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Mold strikes fear into the hearts of those who’ve heard horror stories about toxic mold, expensive mold remediation, and denied home owners insurance claims. Yet mold can be found anywhere, including in most homes. It’s usually harmless.
Mold needs moisture to thrive. Problems can arise for home owners when the presence of persistent moisture goes undetected or unresolved, leading to widespread mold growth. Moisture can result from high indoor humidity, flooding, or a leaky roof or dishwasher.
Whether mold damage is covered by home owners insurance often comes down to the source of that moisture. Take an hour or two to review the language of your policy, especially as it pertains to water damage. Look for mold exclusions or limitations. Call your agent if the wording is unclear.
Most basic home owners insurance policies exclude coverage of damage caused by mold, fungi, and bacteria, says Mark Ferguson, property claim specialist with General Casualty Insurance in Sun Prairie, Wis. Yet that doesn’t mean a mold claim will be denied automatically.
In most cases, if mold results from a sudden and accidental covered peril, such as a pipe bursting, the cost of remediation should be covered, says Ferguson. That’s because technically the pipe burst is the reason for the claim, not the mold itself. Claims are more likely to be rejected if mold is caused by neglected home maintenance: long-term exposure to humidity, or repeated water leaks and seepage.
It’s hard to put a precise dollar figure on mold damage because most insurers don’t separate mold claims from water-damage claims, says Claire Wilkinson of the Insurance Information Institute. About 22% of all home owners insurance claims result from “water damage and freezing,” a category that includes mold remediation, according to the III. A 2003 white paper on mold from the III put the cost of the average mold claim between $15,000 and $30,000, at least five times the average non-mold home owners claim at that time.
After a rush of mold claims in the early 2000s, most states adopted limitations on mold coverage. Amounts vary, but a typical home owners policy might cover between $1,000 and $10,000 in mold remediation and repair, says Celia Santana of Personal Risk Management Solutions in New York. Most policies won’t cover mold related to flood damage. For that, home owners need separate flood insurance, which averages $540 per year through the National Flood Insurance Program.
Source: National Flood Insurance Program
It might be possible to purchase a mold rider as an add-on to your existing home owners policy. Ask your agent. A rider will offer additional mold coverage. Cost and your personal risk-tolerance are the driving factors behind a decision.
Premiums will vary based on where you live and the value of your house. You could pay from $500 to $1,500 a year for a rider on an existing policy. Prices tend to climb in humid southern climates, and in Texas and California, where there have been high-profile mold cases.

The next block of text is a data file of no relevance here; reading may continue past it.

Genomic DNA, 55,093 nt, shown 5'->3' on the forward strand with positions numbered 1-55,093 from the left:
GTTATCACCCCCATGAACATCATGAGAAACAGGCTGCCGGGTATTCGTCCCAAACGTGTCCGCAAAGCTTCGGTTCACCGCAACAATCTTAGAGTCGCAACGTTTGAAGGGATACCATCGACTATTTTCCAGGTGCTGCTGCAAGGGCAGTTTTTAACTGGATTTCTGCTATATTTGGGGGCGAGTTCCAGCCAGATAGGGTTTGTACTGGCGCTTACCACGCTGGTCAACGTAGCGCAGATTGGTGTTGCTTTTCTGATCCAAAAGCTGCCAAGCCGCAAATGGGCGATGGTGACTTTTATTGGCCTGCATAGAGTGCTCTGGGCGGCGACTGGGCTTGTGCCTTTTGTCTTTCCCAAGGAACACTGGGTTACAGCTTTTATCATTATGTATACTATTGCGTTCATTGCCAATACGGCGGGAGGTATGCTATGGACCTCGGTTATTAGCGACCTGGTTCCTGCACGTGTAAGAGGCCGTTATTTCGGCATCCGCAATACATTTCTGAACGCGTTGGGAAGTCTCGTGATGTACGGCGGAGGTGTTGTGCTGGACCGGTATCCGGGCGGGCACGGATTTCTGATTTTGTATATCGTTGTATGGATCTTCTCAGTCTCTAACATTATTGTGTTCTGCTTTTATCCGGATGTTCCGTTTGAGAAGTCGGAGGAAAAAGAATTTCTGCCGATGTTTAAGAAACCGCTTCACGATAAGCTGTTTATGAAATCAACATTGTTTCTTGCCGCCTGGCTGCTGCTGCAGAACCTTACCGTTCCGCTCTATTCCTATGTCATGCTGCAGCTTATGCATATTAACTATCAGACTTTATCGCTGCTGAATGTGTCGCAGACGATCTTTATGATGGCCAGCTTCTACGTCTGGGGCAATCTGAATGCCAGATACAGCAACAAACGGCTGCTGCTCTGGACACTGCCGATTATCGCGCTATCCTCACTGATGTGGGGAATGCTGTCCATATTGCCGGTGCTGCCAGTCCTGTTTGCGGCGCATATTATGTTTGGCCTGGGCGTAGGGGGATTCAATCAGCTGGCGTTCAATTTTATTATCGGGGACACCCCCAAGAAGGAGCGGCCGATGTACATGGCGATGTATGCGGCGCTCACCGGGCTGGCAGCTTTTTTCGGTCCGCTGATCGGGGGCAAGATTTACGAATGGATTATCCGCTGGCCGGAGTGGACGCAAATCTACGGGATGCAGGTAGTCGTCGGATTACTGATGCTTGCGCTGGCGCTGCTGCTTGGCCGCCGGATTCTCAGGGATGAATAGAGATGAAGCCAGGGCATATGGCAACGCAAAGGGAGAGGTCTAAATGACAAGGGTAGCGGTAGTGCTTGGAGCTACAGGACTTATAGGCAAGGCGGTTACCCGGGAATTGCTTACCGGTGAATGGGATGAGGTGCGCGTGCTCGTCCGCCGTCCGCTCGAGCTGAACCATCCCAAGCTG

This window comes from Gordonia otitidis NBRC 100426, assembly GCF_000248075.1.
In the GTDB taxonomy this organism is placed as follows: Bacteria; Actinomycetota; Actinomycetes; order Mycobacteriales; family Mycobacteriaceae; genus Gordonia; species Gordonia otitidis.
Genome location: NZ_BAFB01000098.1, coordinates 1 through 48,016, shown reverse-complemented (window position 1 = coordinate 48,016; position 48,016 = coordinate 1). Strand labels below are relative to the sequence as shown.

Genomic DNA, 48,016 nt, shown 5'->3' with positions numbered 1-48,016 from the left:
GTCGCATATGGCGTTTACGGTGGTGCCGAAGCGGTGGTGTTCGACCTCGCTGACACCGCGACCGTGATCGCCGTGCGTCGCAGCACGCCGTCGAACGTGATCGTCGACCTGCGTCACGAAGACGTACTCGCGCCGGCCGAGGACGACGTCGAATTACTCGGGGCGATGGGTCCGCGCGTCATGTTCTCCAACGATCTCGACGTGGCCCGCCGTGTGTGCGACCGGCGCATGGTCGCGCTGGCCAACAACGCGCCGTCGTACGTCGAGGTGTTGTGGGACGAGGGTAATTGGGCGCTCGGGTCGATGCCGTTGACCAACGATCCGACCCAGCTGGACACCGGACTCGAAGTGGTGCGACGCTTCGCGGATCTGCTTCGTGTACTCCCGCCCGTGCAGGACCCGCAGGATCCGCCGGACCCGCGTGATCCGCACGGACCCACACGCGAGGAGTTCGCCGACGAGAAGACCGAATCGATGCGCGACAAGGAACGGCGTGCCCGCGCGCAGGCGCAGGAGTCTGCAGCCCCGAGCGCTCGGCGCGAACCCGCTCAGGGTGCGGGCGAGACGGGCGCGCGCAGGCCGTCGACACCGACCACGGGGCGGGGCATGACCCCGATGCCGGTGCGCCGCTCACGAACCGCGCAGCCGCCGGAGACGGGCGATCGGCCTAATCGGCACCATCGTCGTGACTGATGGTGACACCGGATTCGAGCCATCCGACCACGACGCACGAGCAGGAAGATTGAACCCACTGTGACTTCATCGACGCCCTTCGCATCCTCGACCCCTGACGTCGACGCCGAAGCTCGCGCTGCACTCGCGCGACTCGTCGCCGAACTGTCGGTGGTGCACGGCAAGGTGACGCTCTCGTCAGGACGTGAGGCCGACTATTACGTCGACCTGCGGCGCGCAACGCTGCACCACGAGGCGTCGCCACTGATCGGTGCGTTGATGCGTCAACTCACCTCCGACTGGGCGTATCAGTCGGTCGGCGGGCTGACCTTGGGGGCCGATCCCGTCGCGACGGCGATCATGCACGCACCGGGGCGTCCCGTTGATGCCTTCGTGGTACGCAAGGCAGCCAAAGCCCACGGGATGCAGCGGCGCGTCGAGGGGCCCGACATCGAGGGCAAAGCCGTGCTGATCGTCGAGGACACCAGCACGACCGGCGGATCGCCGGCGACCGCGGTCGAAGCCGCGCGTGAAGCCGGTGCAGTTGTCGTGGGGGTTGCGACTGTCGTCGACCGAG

In general, older homes in humid climates where mold thrives will be more costly to insure than newer constructions in a dry climate. In particular, homes built within the past five years are likely constructed with mold-resistant wood, drywall, and paints, says Santana. Newer homes are also less susceptible to water infiltration.
If your insurance carrier isn’t willing to provide a rider because the risk is too great, specialty companies such as Unitrin might sell you a standalone mold policy. Brace yourself for a hefty price tag. Annual premiums for a standalone mold policy might range from $5,000 to $25,000. Weigh the cost against risk factors including the age and value of your home, its construction, and the prevalence of mold issues in your area.
The surest way to avoid having a claim denied is keeping mold at bay in the first place. Preventing mold and eliminating mold when it does occur are critical to protecting the value of your home.
To help prevent mold growth in your home, the III suggests taking the following steps:
Lower indoor humidity with air conditioners, dehumidifiers, and exhaust fans.
Inspect hoses and fittings on appliances, sinks, and toilets.
Use household cleaners with mold-killing ingredients like bleach.
Opt for paints and primers that contain mold inhibitors.
Clean gutters to avoid overflow and check roof for leaks.
Avoid carpet in wet areas like basements and bathrooms.
Remove and dry carpet, padding, and upholstery within 48 hours of flooding.
Gwen Moran has written about finance and real estate for over a decade. Her work has been in Entrepreneur, Newsweek, and The Residential Specialist. A Jersey Shore resident, she's weathered hurricanes, Nor'easters and one earthquake.
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